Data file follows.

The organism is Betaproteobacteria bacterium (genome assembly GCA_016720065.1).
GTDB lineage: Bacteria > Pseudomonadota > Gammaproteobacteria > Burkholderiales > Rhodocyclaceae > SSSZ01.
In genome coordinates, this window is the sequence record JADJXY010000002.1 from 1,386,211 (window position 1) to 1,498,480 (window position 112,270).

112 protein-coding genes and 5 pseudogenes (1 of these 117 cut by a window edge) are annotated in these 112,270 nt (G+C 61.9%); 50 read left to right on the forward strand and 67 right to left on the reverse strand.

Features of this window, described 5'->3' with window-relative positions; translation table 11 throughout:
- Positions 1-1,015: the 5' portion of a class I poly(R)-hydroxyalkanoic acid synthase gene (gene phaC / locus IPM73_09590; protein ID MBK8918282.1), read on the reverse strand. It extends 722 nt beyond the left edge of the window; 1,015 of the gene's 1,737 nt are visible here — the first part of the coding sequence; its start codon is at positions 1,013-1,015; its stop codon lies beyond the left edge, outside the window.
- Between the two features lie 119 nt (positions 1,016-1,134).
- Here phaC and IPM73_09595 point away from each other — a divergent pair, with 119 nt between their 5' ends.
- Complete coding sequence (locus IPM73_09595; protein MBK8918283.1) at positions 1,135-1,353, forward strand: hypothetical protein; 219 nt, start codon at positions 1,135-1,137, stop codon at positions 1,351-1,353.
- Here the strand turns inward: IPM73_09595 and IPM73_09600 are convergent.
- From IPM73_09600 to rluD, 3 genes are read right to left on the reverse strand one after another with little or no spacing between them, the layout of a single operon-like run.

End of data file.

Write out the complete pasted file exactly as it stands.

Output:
The organism is Betaproteobacteria bacterium (genome assembly GCA_016720065.1).
GTDB lineage: Bacteria > Pseudomonadota > Gammaproteobacteria > Burkholderiales > Rhodocyclaceae > SSSZ01.
In genome coordinates, this window is the sequence record JADJXY010000002.1 from 1,386,211 (window position 1) to 1,498,480 (window position 112,270).

112 protein-coding genes and 5 pseudogenes (1 of these 117 cut by a window edge) are annotated in these 112,270 nt (G+C 61.9%); 50 read left to right on the forward strand and 67 right to left on the reverse strand.

Features of this window, described 5'->3' with window-relative positions; translation table 11 throughout:
- Positions 1-1,015: the 5' portion of a class I poly(R)-hydroxyalkanoic acid synthase gene (gene phaC / locus IPM73_09590; protein ID MBK8918282.1), read on the reverse strand. It extends 722 nt beyond the left edge of the window; 1,015 of the gene's 1,737 nt are visible here — the first part of the coding sequence; its start codon is at positions 1,013-1,015; its stop codon lies beyond the left edge, outside the window.
- Between the two features lie 119 nt (positions 1,016-1,134).
- Here phaC and IPM73_09595 point away from each other — a divergent pair, with 119 nt between their 5' ends.
- Complete coding sequence (locus IPM73_09595; protein MBK8918283.1) at positions 1,135-1,353, forward strand: hypothetical protein; 219 nt, start codon at positions 1,135-1,137, stop codon at positions 1,351-1,353.
- Here the strand turns inward: IPM73_09595 and IPM73_09600 are convergent.
- From IPM73_09600 to rluD, 3 genes are read right to left on the reverse strand one after another with little or no spacing between them, the layout of a single operon-like run.